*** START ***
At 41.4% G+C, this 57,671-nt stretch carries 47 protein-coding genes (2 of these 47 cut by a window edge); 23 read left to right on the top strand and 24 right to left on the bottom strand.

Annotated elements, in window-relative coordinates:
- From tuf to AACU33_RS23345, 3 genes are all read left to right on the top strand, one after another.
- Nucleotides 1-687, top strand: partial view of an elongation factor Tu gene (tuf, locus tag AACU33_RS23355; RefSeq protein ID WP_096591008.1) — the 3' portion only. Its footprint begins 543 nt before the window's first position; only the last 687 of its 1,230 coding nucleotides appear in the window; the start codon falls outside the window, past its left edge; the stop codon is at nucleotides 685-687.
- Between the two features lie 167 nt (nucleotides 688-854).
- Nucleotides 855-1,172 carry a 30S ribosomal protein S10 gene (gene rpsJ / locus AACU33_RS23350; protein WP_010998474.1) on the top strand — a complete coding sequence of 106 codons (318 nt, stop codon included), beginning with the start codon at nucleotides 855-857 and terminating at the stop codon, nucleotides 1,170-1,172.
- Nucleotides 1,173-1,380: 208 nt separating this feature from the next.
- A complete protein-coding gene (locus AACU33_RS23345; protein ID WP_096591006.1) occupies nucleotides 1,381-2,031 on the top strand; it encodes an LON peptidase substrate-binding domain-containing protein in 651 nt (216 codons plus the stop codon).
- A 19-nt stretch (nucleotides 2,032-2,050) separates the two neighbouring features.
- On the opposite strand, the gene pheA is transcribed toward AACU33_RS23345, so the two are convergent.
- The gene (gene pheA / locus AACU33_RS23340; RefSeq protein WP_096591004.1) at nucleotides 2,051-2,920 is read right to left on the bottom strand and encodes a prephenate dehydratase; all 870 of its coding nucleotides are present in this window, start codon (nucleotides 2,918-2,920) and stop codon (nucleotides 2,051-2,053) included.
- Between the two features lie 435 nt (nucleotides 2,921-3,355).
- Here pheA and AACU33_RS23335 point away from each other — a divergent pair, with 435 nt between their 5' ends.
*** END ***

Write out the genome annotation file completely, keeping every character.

At 41.4% G+C, this 57,671-nt stretch carries 47 protein-coding genes (2 of these 47 cut by a window edge); 23 read left to right on the top strand and 24 right to left on the bottom strand.

Annotated elements, in window-relative coordinates:
- From tuf to AACU33_RS23345, 3 genes are all read left to right on the top strand, one after another.
- Nucleotides 1-687, top strand: partial view of an elongation factor Tu gene (tuf, locus tag AACU33_RS23355; RefSeq protein ID WP_096591008.1) — the 3' portion only. Its footprint begins 543 nt before the window's first position; only the last 687 of its 1,230 coding nucleotides appear in the window; the start codon falls outside the window, past its left edge; the stop codon is at nucleotides 685-687.
- Between the two features lie 167 nt (nucleotides 688-854).
- Nucleotides 855-1,172 carry a 30S ribosomal protein S10 gene (gene rpsJ / locus AACU33_RS23350; protein WP_010998474.1) on the top strand — a complete coding sequence of 106 codons (318 nt, stop codon included), beginning with the start codon at nucleotides 855-857 and terminating at the stop codon, nucleotides 1,170-1,172.
- Nucleotides 1,173-1,380: 208 nt separating this feature from the next.
- A complete protein-coding gene (locus AACU33_RS23345; protein ID WP_096591006.1) occupies nucleotides 1,381-2,031 on the top strand; it encodes an LON peptidase substrate-binding domain-containing protein in 651 nt (216 codons plus the stop codon).
- A 19-nt stretch (nucleotides 2,032-2,050) separates the two neighbouring features.
- On the opposite strand, the gene pheA is transcribed toward AACU33_RS23345, so the two are convergent.
- The gene (gene pheA / locus AACU33_RS23340; RefSeq protein WP_096591004.1) at nucleotides 2,051-2,920 is read right to left on the bottom strand and encodes a prephenate dehydratase; all 870 of its coding nucleotides are present in this window, start codon (nucleotides 2,918-2,920) and stop codon (nucleotides 2,051-2,053) included.
- Between the two features lie 435 nt (nucleotides 2,921-3,355).
- Here pheA and AACU33_RS23335 point away from each other — a divergent pair, with 435 nt between their 5' ends.